UNESCO recommends halt to Bangladesh coal plant

UNESCO recommends halt to Bangladesh coal plant

Pressure mounts on U.S. government to reject financing

WASHINGTON, D.C. – The United Nations Educational, Scientific, and Cultural Organization (UNESCO) released a seminal report recommending that development of the Orion Khulna coal plant in Bangladesh — which the Export-Import Bank of the United States (U.S. Ex-Im Bank) is reportedly considering financing — should be halted due to concerns about the negative impacts the project poses to the World Heritage Sundarbans forest. The Sundarbans, the world’s largest mangrove forest, spans the border of India and Bangladesh and is home to upwards of six million people and endangered species like the Bengal tiger and Irrawaddy dolphin.

“UNESCO’s recommendation that all development of the Orion Khulna coal project be halted due to the tremendous threat it poses to the precious Sundarbans should provide the final nail in the coffin to any possible U.S. government financing. The Export-Import Bank of the United States has absolutely no business supporting such a pollution-spewing monstrosity, and must pull out of the project immediately,” said Jenny Bock, economic justice campaigner at Friends of the Earth U.S.

The report makes recommendations on two coal plants: the Orion Khulna plant was proposed to be built beside the massive Rampal coal plant, both of which are expected  to be built near the Sundarbans. Even stronger than the report’s conclusions about Orion Khulna, UNESCO recommended the cancellation of Rampal. The development of the coal plants has sparked widespread protests, as well as crackdowns, in Bangladesh.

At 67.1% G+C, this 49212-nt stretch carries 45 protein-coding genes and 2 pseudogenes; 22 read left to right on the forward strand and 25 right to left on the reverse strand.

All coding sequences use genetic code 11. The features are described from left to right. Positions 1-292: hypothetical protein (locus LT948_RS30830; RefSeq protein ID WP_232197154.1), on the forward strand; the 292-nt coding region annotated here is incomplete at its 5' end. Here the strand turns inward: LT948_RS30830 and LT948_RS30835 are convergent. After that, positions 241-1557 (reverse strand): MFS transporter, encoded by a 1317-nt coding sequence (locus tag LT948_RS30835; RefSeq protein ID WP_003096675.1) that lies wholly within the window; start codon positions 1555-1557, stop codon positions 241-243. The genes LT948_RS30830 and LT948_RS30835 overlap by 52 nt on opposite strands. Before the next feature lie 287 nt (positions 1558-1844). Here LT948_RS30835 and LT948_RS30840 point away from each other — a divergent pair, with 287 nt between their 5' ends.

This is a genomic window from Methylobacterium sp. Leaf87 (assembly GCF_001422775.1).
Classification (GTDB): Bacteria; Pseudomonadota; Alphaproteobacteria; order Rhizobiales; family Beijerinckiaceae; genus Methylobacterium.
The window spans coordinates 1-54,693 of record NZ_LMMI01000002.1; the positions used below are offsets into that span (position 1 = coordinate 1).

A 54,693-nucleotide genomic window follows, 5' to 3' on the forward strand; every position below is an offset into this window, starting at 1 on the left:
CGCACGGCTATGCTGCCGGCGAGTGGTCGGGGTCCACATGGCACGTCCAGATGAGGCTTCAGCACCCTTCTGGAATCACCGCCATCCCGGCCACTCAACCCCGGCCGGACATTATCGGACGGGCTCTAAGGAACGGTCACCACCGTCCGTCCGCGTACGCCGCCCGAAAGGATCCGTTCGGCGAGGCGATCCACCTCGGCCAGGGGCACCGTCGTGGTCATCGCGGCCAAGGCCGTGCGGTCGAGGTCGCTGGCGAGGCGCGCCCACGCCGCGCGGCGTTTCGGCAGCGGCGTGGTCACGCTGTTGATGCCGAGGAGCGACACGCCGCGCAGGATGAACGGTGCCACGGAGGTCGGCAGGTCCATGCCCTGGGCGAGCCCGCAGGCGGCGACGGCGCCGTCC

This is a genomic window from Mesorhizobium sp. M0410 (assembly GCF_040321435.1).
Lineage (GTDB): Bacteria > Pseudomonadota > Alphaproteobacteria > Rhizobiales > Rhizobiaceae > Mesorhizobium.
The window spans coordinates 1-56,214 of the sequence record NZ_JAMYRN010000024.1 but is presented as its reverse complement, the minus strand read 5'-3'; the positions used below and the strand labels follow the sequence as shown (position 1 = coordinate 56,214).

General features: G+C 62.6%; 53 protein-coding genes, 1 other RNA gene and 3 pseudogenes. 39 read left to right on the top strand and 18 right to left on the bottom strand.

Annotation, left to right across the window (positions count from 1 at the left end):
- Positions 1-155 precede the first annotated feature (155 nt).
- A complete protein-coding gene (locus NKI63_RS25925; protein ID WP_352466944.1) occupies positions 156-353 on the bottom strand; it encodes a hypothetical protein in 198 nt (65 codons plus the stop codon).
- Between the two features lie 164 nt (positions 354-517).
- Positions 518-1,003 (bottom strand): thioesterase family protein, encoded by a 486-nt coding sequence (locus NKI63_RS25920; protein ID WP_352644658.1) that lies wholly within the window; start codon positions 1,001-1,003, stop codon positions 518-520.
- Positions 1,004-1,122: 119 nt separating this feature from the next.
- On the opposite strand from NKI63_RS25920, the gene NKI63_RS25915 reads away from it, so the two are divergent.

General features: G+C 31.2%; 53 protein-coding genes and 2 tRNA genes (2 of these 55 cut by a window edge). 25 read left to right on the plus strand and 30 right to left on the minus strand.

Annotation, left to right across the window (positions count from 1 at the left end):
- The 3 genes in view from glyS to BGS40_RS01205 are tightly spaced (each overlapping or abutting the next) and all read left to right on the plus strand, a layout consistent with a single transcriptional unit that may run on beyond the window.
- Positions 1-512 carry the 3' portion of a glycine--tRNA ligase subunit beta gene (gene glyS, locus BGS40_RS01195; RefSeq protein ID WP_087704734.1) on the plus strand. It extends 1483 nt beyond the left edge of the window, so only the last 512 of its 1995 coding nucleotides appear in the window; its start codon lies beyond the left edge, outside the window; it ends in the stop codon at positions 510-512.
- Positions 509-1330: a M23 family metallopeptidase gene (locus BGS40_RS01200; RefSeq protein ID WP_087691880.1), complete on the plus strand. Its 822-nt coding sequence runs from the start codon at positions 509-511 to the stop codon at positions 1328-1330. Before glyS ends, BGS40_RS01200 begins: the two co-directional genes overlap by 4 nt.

Possible U.S. Ex-Im Bank financing of the Orion Khulna coal project comes on the heels of several high profile initiatives by the Obama administration to fight climate change.

“Any U.S. government financing of coal plants would greatly undermine President Obama’s climate legacy, including his commitment under the Climate Action Plan to restrict financing coal plants overseas. It is ridiculous, and indeed entirely counter-productive, that U.S. Ex-Im Bank is even considering financing a project like this in 2016,” Bock continued.

Background: The UNESCO monitoring mission report represents the conclusion of a fact-finding mission that UNESCO World Heritage Committee officials conducted in March to investigate the impacts of the Rampal coal plant and other coal-powered plants on the Sundarbans, a UNESCO World Heritage Site since 1997.

In its report, UNESCO specifically recommended that the government of Bangladesh “halts all development of the site of the Orion Power Plant in Khulna, and any similar proposed development, until an independent, comprehensive and scientifically sound EIA has been conducted and provided to the World Heritage Centre and IUCN for their review and evaluation.” UNESCO went on to call for the project to be cancelled and relocated if the impacts of the project on the Sundarbans could not be adequately addressed: “If impacts on the OUV [Outstanding Universal Value] of the property or its immediate surroundings cannot be addressed in a scientifically sound manner, it is recommended that the projects be cancelled and relocated to more suitable locations.” UNESCO also expressed grave concerns about the Rampal coal plant and recommended that “the Rampal power plant project is cancelled and relocated to a more suitable location where it would not impact negatively on the Sundarbans.”

For more information on the history and stakes around the Orion Khulna coal plant, see Friends of the Earth’s guest post on Ecowatch.


Expert contact: Jenny Bock, Friends of the Earth U.S., (202) 222-0754, [email protected]

Communications contact: Kate Colwell, (202) 222-0744, [email protected]

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